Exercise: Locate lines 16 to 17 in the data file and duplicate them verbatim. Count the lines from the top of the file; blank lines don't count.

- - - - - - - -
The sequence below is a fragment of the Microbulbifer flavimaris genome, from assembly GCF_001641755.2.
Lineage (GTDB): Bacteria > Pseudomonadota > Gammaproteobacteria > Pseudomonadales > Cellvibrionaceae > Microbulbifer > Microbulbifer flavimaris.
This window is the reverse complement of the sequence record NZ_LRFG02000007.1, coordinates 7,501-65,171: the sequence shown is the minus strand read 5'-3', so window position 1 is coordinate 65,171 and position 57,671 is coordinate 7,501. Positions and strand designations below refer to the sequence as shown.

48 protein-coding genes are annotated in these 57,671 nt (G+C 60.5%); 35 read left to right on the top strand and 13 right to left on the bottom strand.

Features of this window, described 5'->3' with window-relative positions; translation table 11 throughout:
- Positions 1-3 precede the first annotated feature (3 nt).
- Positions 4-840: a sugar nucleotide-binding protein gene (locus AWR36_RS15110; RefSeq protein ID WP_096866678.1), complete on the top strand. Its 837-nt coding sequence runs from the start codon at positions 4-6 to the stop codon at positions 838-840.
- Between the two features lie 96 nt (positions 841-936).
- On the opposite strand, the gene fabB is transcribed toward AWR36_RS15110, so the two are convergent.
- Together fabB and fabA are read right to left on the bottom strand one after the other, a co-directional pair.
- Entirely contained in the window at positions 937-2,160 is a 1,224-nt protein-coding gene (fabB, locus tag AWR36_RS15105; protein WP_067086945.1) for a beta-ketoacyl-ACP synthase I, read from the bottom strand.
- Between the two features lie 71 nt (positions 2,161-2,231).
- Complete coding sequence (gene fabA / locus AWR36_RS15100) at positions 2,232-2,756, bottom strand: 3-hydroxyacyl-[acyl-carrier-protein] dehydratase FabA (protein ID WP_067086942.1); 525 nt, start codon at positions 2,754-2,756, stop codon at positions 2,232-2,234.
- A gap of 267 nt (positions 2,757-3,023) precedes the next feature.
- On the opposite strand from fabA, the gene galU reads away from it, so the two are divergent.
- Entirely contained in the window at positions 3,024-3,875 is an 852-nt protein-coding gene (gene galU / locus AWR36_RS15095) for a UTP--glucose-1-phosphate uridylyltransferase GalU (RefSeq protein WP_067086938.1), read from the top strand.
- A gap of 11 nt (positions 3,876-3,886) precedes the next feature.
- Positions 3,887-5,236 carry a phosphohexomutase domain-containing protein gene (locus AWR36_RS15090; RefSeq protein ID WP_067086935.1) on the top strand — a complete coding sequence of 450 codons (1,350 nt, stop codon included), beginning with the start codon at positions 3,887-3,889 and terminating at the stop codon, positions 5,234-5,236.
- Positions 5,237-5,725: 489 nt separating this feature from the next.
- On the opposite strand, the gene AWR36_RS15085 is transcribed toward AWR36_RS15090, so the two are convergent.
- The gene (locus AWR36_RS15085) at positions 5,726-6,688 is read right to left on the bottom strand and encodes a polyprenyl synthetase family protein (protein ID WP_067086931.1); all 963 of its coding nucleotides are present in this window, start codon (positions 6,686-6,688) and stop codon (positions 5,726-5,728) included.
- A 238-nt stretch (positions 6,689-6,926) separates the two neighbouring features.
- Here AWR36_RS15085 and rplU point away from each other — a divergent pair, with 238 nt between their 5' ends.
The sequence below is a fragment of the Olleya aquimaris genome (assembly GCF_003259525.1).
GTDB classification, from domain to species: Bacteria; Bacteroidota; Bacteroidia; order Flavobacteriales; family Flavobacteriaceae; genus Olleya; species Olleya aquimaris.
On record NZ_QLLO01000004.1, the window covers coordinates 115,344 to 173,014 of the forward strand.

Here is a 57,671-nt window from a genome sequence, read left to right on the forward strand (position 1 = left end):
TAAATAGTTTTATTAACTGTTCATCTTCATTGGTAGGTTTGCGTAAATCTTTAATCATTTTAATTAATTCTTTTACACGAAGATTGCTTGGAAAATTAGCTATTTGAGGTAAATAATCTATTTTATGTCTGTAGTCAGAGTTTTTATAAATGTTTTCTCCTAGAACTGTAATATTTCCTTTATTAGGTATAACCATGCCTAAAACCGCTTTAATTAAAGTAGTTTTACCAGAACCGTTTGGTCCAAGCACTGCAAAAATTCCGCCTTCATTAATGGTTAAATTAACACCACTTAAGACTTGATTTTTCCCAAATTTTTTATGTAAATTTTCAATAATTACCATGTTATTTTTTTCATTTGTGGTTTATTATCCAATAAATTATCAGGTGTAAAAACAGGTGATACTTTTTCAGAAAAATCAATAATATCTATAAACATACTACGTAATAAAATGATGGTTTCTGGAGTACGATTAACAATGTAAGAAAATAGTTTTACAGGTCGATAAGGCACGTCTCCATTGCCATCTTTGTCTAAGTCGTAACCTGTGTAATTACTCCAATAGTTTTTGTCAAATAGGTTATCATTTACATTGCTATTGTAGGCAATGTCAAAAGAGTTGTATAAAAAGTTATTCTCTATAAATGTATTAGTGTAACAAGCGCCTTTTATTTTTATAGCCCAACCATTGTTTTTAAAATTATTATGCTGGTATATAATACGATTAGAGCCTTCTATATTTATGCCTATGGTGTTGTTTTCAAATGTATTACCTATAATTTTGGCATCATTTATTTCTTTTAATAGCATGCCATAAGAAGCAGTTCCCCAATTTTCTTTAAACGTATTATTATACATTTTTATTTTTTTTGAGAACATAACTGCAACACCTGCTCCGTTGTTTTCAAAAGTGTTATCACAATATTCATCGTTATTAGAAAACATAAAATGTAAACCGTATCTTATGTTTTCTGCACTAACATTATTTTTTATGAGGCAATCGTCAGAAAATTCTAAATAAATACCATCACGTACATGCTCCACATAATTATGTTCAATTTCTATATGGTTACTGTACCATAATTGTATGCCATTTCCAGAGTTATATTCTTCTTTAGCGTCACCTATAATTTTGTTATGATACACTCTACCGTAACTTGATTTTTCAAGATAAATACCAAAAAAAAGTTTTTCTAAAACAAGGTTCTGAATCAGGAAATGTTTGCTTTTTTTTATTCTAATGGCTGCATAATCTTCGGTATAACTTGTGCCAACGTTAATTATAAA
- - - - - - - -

- Entirely contained in the window at positions 3,024-3,875 is an 852-nt protein-coding gene (gene galU / locus AWR36_RS15095) for a UTP--glucose-1-phosphate uridylyltransferase GalU (RefSeq protein WP_067086938.1), read from the top strand.
- A gap of 11 nt (positions 3,876-3,886) precedes the next feature.